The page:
The F-35 fighter plane makes prime time

1280px-160308-M-BL734-841_(25076029673) c.jpg

An F-35B Lightning II performs a vertical landing aboard Marine Corps Air Station Beaufort. (Flickr/U.S. Marine Corps/Cpl. Jonah Lovy)

A few weeks ago the CBS drama "Madam Secretary," about a fictional U.S. secretary of state, a woman, Elizabeth McCord, presented a military, diplomatic and commercial crisis about a fictional fighter plane, the so-called F-40. The manufacturer had a cost overrun and was demanding that the U.S. buy 20 more planes. The Pentagon was proposing the planes be given to Taiwan. The total cost would run, as best I remember, about $40 billion.

And to further complicate things, Madam Secretary's husband, a retired fighter pilot, had flown the plane and called it a "brick," sluggish, but with lots of bells and whistles like stealth radar. 

The show caught my attention because for years I've been tracking the F-35 fighter plane. According to POGO, the Project on Government Oversight, the F-35 was to be fully functional and in the air by 2008 at a cost of $40 or $50 million per plane. But to save money, the competing manufacturers, Lockheed and Boeing, didn't build a prototype. And flaws have plagued the plane.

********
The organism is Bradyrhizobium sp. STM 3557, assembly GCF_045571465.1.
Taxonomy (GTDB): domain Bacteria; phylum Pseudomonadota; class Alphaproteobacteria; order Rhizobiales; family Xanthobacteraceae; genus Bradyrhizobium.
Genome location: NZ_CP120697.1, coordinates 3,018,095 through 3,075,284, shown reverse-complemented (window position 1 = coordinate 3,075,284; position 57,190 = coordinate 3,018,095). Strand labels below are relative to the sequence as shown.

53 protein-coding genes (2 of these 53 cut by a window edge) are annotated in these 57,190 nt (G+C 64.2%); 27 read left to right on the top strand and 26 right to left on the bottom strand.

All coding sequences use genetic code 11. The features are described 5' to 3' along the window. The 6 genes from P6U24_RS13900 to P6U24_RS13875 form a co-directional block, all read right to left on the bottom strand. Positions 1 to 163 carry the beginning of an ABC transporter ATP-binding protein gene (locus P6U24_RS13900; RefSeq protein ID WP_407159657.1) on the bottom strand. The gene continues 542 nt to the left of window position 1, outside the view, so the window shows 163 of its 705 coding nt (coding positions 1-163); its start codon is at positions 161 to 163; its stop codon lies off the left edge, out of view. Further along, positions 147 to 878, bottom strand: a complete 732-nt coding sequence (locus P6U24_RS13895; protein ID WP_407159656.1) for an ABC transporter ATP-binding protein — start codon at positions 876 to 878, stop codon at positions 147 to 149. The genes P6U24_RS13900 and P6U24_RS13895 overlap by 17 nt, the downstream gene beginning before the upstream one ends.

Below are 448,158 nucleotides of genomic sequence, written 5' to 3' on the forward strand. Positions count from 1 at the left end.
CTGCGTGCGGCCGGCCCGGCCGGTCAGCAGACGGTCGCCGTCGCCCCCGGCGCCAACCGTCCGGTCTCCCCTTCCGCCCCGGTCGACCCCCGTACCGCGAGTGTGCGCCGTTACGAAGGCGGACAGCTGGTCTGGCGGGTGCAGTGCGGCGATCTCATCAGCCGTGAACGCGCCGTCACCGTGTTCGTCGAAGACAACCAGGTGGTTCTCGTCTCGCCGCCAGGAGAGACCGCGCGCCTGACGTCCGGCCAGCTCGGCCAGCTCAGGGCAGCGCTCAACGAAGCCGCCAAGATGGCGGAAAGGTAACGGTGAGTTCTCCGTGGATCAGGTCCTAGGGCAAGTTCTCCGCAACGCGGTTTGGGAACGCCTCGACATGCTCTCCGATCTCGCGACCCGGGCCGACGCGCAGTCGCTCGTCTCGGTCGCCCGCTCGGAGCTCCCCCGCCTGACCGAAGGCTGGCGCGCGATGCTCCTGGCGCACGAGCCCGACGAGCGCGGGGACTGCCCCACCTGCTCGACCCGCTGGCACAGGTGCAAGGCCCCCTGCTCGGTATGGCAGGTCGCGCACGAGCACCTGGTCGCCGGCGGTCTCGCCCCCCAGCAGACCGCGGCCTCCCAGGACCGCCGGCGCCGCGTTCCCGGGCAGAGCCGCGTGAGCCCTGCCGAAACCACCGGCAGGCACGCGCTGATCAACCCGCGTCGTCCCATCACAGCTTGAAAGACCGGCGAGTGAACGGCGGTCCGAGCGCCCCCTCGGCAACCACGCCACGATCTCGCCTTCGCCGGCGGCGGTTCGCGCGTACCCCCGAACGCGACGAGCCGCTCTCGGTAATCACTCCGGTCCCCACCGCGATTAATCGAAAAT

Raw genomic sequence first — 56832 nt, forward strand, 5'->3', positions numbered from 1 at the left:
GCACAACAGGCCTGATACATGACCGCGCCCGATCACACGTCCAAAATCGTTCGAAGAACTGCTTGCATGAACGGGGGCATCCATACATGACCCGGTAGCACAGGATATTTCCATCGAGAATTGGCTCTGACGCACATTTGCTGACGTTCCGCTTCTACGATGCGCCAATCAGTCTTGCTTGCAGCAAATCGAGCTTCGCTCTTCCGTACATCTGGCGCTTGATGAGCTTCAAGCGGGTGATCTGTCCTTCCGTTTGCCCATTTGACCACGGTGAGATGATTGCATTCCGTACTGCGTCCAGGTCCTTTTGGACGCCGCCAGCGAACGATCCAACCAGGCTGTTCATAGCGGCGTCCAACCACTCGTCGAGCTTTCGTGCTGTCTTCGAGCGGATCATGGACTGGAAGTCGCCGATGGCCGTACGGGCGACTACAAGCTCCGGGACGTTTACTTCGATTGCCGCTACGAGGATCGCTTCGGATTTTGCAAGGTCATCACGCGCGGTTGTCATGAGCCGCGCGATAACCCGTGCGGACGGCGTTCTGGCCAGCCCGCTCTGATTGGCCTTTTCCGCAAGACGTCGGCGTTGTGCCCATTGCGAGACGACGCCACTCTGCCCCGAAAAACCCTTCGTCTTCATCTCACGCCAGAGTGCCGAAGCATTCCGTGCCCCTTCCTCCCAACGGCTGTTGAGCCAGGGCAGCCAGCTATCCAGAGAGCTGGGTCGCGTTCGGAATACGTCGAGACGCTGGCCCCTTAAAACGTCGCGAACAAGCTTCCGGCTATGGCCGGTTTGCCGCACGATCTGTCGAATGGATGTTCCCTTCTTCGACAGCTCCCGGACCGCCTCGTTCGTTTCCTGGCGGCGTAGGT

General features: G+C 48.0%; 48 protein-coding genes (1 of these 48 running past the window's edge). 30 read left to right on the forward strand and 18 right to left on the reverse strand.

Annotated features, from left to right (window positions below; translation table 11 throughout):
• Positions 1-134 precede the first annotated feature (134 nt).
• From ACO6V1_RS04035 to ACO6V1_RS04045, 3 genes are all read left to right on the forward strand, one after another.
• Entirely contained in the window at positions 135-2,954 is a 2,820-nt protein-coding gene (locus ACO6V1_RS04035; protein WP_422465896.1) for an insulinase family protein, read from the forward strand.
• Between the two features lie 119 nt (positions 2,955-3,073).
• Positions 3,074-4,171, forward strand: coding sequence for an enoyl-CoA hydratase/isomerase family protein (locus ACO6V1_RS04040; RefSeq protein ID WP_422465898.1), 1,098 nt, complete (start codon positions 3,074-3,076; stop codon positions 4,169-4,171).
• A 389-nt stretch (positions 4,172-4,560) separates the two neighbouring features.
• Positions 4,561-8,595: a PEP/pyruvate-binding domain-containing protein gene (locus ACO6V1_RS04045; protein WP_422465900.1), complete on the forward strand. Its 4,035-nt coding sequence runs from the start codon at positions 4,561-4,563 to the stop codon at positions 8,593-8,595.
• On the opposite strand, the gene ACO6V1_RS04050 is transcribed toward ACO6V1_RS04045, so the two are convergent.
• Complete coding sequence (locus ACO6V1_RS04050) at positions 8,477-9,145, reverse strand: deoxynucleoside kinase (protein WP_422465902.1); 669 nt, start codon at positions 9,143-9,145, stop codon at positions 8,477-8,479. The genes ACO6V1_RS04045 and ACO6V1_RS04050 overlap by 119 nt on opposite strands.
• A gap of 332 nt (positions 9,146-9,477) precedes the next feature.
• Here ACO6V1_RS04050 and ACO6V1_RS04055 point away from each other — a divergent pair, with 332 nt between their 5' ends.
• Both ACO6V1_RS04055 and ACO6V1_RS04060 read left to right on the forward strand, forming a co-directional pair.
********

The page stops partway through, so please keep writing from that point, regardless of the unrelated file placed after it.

Cost-overrun fails to capture the magnitude of the cost increase, currently estimated at $150 million per plane – that is if we actually build 2,500 of them. Currently, congressional appropriations committees recommend producing 93 planes in FY19; Lockheed has delivered more than 355 planes, as of mid-January.

The POGO article cited above says the planes are not combat-ready, based on a report by Air Force Secretary Deborah Lee James who certified in 2016 that the planes would be combat-ready by 2018. Besides that, a plane crashed in October; the Pentagon grounded them while investigating the cause.

There's a lot of criticism of the F-35. And "Madam Secretary" attempted to catch and explain the criticisms. Indeed, I would say the show took sides, with the secretary of state declaring the plane to be a boondoggle. In the end, spoiler alert, Madam Secretary loses to a cabal of the president, defense secretary and chief of staff, men who cannot imagine actually rejecting a weapons system. It's pretty shocking television, naming one of the Pentagon's dirty secrets.

Enter your email address to receive free newsletters from NCR.


Join the Conversation

Send your thoughts and reactions to Letters to the Editor. Learn more here

Advertisement